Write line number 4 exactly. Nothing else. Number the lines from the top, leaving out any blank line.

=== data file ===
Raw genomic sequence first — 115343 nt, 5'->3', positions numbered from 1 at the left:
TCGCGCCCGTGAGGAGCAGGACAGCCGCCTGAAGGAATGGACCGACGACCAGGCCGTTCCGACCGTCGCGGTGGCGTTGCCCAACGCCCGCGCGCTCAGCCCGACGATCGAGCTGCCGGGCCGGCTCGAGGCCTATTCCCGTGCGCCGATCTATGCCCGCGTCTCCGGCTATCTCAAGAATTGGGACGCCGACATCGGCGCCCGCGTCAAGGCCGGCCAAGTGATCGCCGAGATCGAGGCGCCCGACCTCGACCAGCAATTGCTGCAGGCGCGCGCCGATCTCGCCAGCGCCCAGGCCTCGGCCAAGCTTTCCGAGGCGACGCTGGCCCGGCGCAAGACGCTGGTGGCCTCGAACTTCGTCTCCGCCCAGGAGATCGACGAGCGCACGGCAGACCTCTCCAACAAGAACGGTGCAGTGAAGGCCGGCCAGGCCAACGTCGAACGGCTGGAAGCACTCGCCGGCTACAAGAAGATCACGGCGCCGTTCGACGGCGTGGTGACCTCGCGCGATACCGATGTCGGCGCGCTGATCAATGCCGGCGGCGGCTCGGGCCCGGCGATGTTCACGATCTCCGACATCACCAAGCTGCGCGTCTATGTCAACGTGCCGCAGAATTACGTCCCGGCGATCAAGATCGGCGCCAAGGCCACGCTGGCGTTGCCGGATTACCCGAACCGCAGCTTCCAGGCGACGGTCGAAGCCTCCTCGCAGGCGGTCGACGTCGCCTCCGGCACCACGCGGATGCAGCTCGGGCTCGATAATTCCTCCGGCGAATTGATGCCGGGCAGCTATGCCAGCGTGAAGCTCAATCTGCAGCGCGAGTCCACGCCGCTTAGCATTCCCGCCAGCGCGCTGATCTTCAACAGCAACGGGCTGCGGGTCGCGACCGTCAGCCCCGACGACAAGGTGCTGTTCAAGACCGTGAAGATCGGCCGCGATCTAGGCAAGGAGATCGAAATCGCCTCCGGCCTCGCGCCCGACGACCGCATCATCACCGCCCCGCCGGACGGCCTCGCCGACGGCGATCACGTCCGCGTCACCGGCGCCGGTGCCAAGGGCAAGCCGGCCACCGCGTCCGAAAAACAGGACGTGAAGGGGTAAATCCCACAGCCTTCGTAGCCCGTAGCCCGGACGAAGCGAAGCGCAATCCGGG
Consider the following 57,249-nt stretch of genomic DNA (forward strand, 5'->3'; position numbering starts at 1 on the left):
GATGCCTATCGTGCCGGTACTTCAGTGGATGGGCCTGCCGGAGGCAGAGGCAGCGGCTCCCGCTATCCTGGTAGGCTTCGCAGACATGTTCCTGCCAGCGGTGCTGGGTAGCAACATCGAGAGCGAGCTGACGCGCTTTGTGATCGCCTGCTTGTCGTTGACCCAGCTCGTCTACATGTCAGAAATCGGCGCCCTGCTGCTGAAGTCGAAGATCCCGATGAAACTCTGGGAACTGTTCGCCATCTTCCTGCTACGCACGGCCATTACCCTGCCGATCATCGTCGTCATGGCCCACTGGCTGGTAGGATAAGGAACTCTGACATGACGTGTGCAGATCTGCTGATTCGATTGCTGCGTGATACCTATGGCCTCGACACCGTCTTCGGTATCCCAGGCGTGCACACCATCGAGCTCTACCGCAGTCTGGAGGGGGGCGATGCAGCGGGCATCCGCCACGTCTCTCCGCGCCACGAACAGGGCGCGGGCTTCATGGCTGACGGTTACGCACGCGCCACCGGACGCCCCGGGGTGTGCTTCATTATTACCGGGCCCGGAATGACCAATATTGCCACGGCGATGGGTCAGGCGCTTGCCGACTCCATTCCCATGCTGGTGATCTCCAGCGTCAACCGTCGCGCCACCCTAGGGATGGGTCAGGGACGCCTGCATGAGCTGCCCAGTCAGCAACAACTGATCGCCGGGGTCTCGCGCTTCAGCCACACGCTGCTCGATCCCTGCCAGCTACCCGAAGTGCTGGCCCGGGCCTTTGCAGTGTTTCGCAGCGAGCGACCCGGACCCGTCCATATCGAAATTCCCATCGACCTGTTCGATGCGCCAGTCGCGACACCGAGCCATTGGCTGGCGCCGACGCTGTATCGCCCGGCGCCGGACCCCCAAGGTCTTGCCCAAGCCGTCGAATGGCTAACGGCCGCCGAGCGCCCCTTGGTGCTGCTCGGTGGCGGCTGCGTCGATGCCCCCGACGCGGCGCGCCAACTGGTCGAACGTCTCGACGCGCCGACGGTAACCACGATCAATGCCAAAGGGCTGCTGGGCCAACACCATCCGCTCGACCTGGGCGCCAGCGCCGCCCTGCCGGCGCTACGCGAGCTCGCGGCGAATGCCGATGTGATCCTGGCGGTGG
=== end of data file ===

GATGCCTATCGTGCCGGTACTTCAGTGGATGGGCCTGCCGGAGGCAGAGGCAGCGGCTCCCGCTATCCTGGTAGGCTTCGCAGACATGTTCCTGCCAGCGGTGCTGGGTAGCAACATCGAGAGCGAGCTGACGCGCTTTGTGATCGCCTGCTTGTCGTTGACCCAGCTCGTCTACATGTCAGAAATCGGCGCCCTGCTGCTGAAGTCGAAGATCCCGATGAAACTCTGGGAACTGTTCGCCATCTTCCTGCTACGCACGGCCATTACCCTGCCGATCATCGTCGTCATGGCCCACTGGCTGGTAGGATAAGGAACTCTGACATGACGTGTGCAGATCTGCTGATTCGATTGCTGCGTGATACCTATGGCCTCGACACCGTCTTCGGTATCCCAGGCGTGCACACCATCGAGCTCTACCGCAGTCTGGAGGGGGGCGATGCAGCGGGCATCCGCCACGTCTCTCCGCGCCACGAACAGGGCGCGGGCTTCATGGCTGACGGTTACGCACGCGCCACCGGACGCCCCGGGGTGTGCTTCATTATTACCGGGCCCGGAATGACCAATATTGCCACGGCGATGGGTCAGGCGCTTGCCGACTCCATTCCCATGCTGGTGATCTCCAGCGTCAACCGTCGCGCCACCCTAGGGATGGGTCAGGGACGCCTGCATGAGCTGCCCAGTCAGCAACAACTGATCGCCGGGGTCTCGCGCTTCAGCCACACGCTGCTCGATCCCTGCCAGCTACCCGAAGTGCTGGCCCGGGCCTTTGCAGTGTTTCGCAGCGAGCGACCCGGACCCGTCCATATCGAAATTCCCATCGACCTGTTCGATGCGCCAGTCGCGACACCGAGCCATTGGCTGGCGCCGACGCTGTATCGCCCGGCGCCGGACCCCCAAGGTCTTGCCCAAGCCGTCGAATGGCTAACGGCCGCCGAGCGCCCCTTGGTGCTGCTCGGTGGCGGCTGCGTCGATGCCCCCGACGCGGCGCGCCAACTGGTCGAACGTCTCGACGCGCCGACGGTAACCACGATCAATGCCAAAGGGCTGCTGGGCCAACACCATCCGCTCGACCTGGGCGCCAGCGCCGCCCTGCCGGCGCTACGCGAGCTCGCGGCGAATGCCGATGTGATCCTGGCGGTGG